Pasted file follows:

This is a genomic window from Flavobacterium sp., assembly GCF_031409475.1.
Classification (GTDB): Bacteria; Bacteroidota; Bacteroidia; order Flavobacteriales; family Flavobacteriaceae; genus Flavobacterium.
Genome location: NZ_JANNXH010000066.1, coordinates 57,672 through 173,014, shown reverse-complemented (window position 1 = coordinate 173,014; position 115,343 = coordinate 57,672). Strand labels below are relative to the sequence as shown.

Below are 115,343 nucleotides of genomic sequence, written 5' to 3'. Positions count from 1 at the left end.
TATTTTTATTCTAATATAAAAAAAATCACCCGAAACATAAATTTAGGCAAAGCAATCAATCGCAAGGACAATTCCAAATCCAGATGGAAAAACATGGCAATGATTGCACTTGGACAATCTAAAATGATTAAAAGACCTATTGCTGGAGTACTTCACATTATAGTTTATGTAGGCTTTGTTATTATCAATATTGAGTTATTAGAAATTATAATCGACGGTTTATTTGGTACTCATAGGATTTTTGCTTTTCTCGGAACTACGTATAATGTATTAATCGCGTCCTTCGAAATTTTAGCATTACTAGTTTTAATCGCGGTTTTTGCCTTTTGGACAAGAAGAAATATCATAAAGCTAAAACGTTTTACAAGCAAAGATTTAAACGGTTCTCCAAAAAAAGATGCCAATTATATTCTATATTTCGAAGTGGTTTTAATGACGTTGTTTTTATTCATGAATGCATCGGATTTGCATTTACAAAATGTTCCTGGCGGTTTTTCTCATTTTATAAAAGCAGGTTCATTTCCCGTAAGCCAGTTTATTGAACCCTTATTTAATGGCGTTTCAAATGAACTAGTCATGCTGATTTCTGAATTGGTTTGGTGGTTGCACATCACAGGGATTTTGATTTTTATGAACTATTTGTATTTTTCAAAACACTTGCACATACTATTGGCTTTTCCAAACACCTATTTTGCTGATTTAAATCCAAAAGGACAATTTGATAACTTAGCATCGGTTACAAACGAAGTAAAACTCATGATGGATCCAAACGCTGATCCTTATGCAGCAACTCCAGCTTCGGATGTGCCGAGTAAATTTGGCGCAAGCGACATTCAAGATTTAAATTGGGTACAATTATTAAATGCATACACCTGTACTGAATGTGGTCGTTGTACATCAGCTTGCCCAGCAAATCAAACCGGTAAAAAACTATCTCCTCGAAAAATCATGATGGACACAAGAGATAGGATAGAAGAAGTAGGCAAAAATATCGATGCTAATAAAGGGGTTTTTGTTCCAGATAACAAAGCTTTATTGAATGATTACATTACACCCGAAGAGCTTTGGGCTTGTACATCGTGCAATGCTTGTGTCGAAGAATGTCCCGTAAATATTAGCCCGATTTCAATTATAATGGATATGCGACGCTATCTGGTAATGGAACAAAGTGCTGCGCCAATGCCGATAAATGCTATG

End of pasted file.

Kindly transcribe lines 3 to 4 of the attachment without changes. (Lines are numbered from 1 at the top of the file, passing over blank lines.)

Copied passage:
Genome location: NZ_JANNXH010000066.1, coordinates 57,672 through 173,014, shown reverse-complemented (window position 1 = coordinate 173,014; position 115,343 = coordinate 57,672). Strand labels below are relative to the sequence as shown.

Below are 115,343 nucleotides of genomic sequence, written 5' to 3'. Positions count from 1 at the left end.